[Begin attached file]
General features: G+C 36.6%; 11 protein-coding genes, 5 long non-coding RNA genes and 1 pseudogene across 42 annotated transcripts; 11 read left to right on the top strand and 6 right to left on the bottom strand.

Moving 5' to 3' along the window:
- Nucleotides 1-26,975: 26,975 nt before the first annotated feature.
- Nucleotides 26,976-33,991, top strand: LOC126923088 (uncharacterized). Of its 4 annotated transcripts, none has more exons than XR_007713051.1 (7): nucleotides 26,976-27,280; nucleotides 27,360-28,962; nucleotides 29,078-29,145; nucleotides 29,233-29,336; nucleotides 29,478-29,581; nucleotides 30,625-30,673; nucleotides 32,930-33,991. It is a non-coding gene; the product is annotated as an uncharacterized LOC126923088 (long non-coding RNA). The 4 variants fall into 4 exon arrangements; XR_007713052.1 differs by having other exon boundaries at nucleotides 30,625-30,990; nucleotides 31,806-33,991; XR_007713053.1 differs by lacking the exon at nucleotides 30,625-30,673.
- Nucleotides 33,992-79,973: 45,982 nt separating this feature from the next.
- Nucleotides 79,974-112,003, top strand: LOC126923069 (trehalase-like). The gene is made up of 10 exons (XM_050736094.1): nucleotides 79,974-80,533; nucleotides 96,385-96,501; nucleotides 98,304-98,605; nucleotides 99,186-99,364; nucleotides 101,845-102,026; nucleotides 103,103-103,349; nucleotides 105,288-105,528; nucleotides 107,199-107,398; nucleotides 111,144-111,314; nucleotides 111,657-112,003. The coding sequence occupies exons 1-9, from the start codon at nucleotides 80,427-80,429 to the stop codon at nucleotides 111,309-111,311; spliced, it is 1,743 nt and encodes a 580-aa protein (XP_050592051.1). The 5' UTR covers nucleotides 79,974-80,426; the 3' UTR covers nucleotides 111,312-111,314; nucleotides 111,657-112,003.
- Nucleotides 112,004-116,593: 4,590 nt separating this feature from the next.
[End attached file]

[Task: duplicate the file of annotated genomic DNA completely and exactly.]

General features: G+C 36.6%; 11 protein-coding genes, 5 long non-coding RNA genes and 1 pseudogene across 42 annotated transcripts; 11 read left to right on the top strand and 6 right to left on the bottom strand.

Moving 5' to 3' along the window:
- Nucleotides 1-26,975: 26,975 nt before the first annotated feature.
- Nucleotides 26,976-33,991, top strand: LOC126923088 (uncharacterized). Of its 4 annotated transcripts, none has more exons than XR_007713051.1 (7): nucleotides 26,976-27,280; nucleotides 27,360-28,962; nucleotides 29,078-29,145; nucleotides 29,233-29,336; nucleotides 29,478-29,581; nucleotides 30,625-30,673; nucleotides 32,930-33,991. It is a non-coding gene; the product is annotated as an uncharacterized LOC126923088 (long non-coding RNA). The 4 variants fall into 4 exon arrangements; XR_007713052.1 differs by having other exon boundaries at nucleotides 30,625-30,990; nucleotides 31,806-33,991; XR_007713053.1 differs by lacking the exon at nucleotides 30,625-30,673.
- Nucleotides 33,992-79,973: 45,982 nt separating this feature from the next.
- Nucleotides 79,974-112,003, top strand: LOC126923069 (trehalase-like). The gene is made up of 10 exons (XM_050736094.1): nucleotides 79,974-80,533; nucleotides 96,385-96,501; nucleotides 98,304-98,605; nucleotides 99,186-99,364; nucleotides 101,845-102,026; nucleotides 103,103-103,349; nucleotides 105,288-105,528; nucleotides 107,199-107,398; nucleotides 111,144-111,314; nucleotides 111,657-112,003. The coding sequence occupies exons 1-9, from the start codon at nucleotides 80,427-80,429 to the stop codon at nucleotides 111,309-111,311; spliced, it is 1,743 nt and encodes a 580-aa protein (XP_050592051.1). The 5' UTR covers nucleotides 79,974-80,426; the 3' UTR covers nucleotides 111,312-111,314; nucleotides 111,657-112,003.
- Nucleotides 112,004-116,593: 4,590 nt separating this feature from the next.